This earthy home on a Hill overlooking Phegans Bay is the perfect habitat for a small family (3 in this case) with a love of the outdoors. Not only is this home located among a landscape of lush Gum and Wattle, the design itself has also been inspired by the surroundings.
With plenty of timber and concrete blending into the surrounding stone and forest environment, the colour palette also mimics the rich purple and chalky greys of the native scrub.
Not only does this house imitate nature, but it also allows residence to always be in contact with it. Architect David Boyle describes how he was able to do this:
“[The Home was] inspired by the natural beauty of the site and the surrounding national parks, and the house takes on an organic geometry, stretching to the edges of the site, and creates a series of external pocket spaces with different aspects and experiences linking to the landscape. These include, a kitchen garden, a terrace under a cantilevered roof, a cave-like entry, a yoga platform under the Angophora and terraced linking decks.”
One of the coolest features of the house is the lack of definite boundary between where the property ends and the wilderness begins; “A terrace is built on remnant block walls and links to an existing pool that is perched like a billabong between the house and the rocks.”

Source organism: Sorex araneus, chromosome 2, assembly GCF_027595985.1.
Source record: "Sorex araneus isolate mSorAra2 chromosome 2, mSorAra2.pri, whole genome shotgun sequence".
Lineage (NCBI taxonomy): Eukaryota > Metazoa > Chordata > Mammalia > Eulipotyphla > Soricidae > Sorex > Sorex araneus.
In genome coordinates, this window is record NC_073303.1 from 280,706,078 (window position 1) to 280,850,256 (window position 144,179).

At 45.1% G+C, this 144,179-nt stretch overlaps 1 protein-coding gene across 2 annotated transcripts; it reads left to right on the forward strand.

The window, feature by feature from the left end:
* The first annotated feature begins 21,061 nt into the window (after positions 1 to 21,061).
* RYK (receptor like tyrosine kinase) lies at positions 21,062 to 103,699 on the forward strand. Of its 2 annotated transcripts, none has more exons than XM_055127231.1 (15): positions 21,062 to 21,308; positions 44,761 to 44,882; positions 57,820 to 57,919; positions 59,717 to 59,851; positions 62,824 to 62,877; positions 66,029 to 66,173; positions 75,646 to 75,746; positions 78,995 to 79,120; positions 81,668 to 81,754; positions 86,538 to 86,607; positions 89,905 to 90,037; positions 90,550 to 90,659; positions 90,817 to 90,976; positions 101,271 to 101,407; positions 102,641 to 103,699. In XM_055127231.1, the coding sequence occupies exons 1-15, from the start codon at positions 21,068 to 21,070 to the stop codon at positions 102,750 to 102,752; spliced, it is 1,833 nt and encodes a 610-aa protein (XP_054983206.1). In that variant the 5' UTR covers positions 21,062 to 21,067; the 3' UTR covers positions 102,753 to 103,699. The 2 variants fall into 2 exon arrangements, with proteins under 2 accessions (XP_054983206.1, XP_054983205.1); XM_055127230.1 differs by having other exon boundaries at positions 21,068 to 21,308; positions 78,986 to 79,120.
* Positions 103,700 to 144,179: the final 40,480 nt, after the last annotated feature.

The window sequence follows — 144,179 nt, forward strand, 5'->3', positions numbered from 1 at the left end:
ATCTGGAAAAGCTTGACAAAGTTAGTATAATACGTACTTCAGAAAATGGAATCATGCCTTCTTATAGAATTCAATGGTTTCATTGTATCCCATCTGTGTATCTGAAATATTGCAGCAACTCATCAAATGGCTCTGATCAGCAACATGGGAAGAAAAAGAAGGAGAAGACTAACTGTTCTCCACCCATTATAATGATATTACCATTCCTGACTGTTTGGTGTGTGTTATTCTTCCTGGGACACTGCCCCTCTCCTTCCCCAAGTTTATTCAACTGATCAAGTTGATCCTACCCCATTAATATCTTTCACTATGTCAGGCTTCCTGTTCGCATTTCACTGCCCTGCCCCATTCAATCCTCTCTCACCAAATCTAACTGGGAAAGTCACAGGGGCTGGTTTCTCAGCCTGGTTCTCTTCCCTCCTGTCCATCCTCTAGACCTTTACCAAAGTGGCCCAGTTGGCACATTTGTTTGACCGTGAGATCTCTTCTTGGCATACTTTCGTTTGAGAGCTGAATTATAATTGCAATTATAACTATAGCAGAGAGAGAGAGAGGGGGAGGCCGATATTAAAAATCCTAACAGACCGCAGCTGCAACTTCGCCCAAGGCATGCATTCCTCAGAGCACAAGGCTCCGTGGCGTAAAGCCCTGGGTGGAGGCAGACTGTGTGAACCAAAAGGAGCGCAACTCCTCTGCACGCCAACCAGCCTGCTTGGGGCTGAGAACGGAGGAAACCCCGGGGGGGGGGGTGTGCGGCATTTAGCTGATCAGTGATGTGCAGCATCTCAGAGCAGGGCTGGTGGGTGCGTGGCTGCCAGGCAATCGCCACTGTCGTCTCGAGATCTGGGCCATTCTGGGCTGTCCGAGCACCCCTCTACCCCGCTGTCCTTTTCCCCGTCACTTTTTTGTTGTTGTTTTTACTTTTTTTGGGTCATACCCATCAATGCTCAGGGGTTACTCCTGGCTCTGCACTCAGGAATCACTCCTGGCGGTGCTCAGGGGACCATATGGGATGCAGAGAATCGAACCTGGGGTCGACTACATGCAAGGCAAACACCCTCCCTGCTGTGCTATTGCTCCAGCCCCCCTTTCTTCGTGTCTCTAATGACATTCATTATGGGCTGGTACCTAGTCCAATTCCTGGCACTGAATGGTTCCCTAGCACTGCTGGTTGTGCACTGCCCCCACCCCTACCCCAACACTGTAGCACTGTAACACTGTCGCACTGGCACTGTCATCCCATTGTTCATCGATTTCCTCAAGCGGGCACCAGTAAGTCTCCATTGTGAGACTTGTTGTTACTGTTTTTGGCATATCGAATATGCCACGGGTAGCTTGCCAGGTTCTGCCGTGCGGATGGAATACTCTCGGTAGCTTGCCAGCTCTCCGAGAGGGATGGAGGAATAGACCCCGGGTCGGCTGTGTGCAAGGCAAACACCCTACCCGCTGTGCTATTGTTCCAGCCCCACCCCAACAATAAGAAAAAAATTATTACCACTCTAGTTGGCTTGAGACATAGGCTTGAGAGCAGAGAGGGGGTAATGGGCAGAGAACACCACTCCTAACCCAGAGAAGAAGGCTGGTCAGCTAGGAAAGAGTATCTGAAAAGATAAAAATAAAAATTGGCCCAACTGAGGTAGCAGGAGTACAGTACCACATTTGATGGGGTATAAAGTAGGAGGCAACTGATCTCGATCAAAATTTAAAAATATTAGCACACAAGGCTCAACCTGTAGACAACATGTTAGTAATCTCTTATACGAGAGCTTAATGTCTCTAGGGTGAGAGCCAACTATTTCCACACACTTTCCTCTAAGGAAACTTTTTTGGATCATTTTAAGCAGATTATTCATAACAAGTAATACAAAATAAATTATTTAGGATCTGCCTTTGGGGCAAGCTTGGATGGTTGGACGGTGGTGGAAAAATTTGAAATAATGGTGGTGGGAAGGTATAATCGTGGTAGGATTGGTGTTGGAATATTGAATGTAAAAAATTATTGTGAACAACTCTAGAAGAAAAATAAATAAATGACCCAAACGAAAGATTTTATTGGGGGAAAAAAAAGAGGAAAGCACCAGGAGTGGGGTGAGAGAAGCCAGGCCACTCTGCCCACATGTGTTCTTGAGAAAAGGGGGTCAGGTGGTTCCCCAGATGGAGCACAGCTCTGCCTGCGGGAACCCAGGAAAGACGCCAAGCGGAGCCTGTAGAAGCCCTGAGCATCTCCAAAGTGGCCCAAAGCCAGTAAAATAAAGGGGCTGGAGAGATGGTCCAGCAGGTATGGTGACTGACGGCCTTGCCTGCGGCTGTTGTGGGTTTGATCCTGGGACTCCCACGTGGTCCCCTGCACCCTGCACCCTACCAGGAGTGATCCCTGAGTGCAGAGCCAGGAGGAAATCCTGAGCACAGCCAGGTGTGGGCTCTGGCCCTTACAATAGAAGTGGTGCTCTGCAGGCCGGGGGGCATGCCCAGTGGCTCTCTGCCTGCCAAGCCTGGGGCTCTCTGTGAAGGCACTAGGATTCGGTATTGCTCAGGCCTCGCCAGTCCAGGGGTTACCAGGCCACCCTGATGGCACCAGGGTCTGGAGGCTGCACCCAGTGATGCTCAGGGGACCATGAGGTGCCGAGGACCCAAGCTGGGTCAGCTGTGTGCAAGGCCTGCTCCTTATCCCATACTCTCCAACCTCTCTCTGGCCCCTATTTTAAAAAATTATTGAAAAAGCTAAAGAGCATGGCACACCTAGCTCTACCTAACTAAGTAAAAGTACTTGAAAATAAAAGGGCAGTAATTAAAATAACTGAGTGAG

The swimming pool looks like it’s been carved right out of the mountainside (it’s really too bad that the inside of the swimming pools requires insulation, but this still comes pretty close to a natural Billabong in the backyard), the local flora spills into the minimal garden areas, and the timber exterior incorporates charred panels of timber from nearby.
This timber is charred because this home is a rebuild of three homes that were lost in the New Year’s Day fires in 2006, so Gole has even incorporated the area’s history as well as landscape into the design (perhaps as a cautionary reminder).
An even greater tribute to nature though, is the diligent attention to eco-friendly practice. Not only was the actual construction carried in in such a way as to minimize damage and impact to the immediate surroundings, but the design itself allows for cross breezes over air conditioning, sunlight and insulation over gas heating, and plenty of natural shade to encourage reduced consumption by residents.
“Passive environmental principals underpin the design. Projecting roof elements create recesses in the façades and when combined with the mature tree canopy provide shading to glazing as appropriate to the various orientations. The multiple aspects to most spaces encourage cross ventilation which is cooled from the body of water surrounding the tree lined headland up to the site. Any breath of breeze can be encouraged by opening windows on various aspects using the Venturi stack effect. Ceiling fans augment cooling and portable gas heaters are used locally when required.”
Last but not least to love about this home is the panoramic 270 degree view of the beautiful landscape below, and Gole has ensured that there are plenty of windows and decking around for this to be enjoyed.